Details for Daily Bridge

Bridge By Phillip Alder
♠

♥
♦
♣

the award winner for last year

Dealer: West
Vulnerable: Neither

North
01-04-19
♠Q
♥54
♦ K Q 10 9 3
♣ Q 10 4 3 2
West
♠A4
♥986
♦8752
♣A765

East
♠ K 10 9 7 6 5 2
♥J
♦J64
♣KJ
South
♠J83
♥ A K Q 10 7 3 2
♦A
♣98

South
4♥

West
Pass
Pass

North
Pass
Pass

East
3♠
Pass

Opening lead: ♠ A
Each year, the International
Bridge Press Association gives out
awards in several categories. Last
year was different, in that every winner received an all-expenses-paid
trip to Sanya, China, to compete in
the Hainan Bridge Festival.
This was the Gidwani Family
Trust Defence of the Year winner.
Look at the North and East hands.
South was in four hearts. West
COPYRIGHT: 2019, UNITED FEATURE SYNDICATE

led the spade ace. Given dummy’s
singleton, East followed suit with
the two, a suit-preference signal
for clubs. West cashed the club ace
and continued with a second club to
East’s king. What did East do now?
Sitting East was GeO Tislevoll.
The deal was played during the 2018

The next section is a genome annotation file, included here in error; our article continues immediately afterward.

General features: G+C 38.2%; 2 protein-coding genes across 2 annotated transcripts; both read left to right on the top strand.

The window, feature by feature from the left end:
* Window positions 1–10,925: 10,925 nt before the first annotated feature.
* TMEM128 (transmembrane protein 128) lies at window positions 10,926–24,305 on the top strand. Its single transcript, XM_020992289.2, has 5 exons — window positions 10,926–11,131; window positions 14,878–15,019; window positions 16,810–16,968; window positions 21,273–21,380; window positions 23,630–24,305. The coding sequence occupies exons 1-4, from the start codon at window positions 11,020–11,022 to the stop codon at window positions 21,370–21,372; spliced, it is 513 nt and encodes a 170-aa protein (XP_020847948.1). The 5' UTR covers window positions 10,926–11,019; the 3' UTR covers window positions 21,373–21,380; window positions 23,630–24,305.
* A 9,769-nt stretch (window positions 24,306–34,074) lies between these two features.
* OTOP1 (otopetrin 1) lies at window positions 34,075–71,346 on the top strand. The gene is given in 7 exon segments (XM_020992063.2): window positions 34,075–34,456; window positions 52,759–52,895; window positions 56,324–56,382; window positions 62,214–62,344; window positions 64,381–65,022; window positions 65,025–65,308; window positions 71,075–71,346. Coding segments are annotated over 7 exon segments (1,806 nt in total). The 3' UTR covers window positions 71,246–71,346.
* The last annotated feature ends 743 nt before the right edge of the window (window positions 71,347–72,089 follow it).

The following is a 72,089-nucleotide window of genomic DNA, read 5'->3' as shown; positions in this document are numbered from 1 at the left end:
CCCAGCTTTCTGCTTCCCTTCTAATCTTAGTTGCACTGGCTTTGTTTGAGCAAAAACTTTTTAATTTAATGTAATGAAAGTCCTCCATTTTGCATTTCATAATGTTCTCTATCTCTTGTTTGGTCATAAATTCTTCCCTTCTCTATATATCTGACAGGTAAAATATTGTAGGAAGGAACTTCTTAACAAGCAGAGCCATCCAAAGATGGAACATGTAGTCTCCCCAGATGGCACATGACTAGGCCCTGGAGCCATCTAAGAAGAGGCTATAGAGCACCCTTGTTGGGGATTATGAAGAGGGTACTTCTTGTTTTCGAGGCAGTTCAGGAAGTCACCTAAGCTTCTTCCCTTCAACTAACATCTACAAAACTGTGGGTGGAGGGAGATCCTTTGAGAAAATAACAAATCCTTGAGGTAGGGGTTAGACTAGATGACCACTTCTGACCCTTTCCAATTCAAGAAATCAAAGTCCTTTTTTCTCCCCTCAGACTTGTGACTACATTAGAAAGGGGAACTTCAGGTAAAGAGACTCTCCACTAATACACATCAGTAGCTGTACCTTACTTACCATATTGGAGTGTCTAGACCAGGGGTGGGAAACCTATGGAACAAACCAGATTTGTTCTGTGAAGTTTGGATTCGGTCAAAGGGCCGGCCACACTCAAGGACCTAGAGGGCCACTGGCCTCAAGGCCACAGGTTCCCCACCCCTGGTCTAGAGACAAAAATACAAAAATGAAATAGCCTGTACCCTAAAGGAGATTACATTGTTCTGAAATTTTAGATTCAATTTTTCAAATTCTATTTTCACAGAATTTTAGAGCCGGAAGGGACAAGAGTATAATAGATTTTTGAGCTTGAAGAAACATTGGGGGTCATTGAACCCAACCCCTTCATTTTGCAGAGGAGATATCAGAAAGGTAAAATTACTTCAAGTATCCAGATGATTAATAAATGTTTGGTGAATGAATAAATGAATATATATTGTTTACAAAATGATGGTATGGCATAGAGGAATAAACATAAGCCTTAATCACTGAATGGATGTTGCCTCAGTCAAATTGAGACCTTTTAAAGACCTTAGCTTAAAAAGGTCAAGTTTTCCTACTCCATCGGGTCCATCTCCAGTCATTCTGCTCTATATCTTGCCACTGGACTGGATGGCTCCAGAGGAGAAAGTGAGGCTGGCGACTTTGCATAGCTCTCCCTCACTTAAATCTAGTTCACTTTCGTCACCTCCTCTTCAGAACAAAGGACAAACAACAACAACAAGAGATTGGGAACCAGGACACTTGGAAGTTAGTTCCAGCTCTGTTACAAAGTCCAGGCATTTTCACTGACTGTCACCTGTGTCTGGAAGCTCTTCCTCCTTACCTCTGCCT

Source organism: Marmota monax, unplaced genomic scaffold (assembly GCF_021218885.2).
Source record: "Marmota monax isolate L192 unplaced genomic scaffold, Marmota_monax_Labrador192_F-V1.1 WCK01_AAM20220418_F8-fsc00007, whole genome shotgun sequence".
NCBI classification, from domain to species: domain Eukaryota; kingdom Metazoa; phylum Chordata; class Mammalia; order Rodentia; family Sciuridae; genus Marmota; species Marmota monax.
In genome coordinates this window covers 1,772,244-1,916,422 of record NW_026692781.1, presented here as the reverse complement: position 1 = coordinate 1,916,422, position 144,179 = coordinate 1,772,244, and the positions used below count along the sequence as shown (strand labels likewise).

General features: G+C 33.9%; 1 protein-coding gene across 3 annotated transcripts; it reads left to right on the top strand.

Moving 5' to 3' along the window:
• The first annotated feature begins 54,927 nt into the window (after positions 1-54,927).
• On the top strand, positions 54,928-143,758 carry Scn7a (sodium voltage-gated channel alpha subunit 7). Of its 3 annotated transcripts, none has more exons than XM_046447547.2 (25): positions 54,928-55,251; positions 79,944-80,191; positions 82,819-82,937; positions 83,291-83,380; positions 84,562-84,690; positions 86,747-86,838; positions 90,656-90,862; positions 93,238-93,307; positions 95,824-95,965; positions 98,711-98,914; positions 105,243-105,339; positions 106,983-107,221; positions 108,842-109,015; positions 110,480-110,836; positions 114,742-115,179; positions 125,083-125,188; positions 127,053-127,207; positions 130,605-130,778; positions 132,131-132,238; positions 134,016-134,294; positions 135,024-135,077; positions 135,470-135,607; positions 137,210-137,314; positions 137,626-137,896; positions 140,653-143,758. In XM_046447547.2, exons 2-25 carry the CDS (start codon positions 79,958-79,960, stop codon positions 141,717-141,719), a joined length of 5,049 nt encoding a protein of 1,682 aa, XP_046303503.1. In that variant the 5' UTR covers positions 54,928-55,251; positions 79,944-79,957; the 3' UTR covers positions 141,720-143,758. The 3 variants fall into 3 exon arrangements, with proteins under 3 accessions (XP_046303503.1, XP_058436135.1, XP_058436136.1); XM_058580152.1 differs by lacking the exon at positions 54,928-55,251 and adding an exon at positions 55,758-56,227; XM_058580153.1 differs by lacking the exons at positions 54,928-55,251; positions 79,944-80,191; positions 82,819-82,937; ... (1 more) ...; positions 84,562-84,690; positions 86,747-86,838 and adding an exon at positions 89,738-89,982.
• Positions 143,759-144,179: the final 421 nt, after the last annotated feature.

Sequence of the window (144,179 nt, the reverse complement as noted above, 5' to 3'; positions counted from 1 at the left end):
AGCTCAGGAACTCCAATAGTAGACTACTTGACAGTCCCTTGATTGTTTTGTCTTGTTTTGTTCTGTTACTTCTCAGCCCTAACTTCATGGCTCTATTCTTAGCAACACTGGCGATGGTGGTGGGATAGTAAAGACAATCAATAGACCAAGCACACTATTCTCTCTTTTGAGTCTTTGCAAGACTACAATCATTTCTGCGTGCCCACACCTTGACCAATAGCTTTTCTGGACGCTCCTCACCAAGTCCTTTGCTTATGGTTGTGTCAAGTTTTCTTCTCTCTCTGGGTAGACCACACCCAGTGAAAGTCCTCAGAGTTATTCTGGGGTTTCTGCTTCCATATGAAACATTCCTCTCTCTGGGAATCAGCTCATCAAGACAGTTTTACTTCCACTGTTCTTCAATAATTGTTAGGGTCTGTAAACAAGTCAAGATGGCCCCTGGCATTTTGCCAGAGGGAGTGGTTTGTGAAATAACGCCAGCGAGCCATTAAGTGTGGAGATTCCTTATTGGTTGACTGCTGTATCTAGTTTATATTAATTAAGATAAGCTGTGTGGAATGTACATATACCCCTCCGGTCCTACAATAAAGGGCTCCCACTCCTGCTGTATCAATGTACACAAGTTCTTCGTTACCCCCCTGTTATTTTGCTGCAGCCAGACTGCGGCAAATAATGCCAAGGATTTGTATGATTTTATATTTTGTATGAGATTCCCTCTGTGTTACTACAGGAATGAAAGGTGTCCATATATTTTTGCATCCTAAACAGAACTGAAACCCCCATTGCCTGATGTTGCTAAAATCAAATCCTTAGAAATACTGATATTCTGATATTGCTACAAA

North Island Teams Championship
in New Zealand. The original article
about the deal was written by Liam
Milne from Australia.
Tislevoll built up a picture of
the deal. Since West had not bid four
spades, he had probably started with
at most two spades. If West had a
singleton, a spade return now would
work because he could ruff with a
heart higher than North’s five. West,
a passed hand, could not have the
diamond ace, and was unlikely to
have a natural trump trick.
Many players would shift to
a trump, but South wins the trick,
cashes the diamond ace, ruffs a
spade, discards his last spade on the
diamond king and claims.
Leading the spade king is not
good enough, because South’s jack
sets up. Tislevoll found the killing
play when he led a low spade! Yes,
declarer took the trick, but he still
had to lose either a late spade trick
or, if he tried to ruff his last spade, a
trump trick to West.

Fri., 1/4

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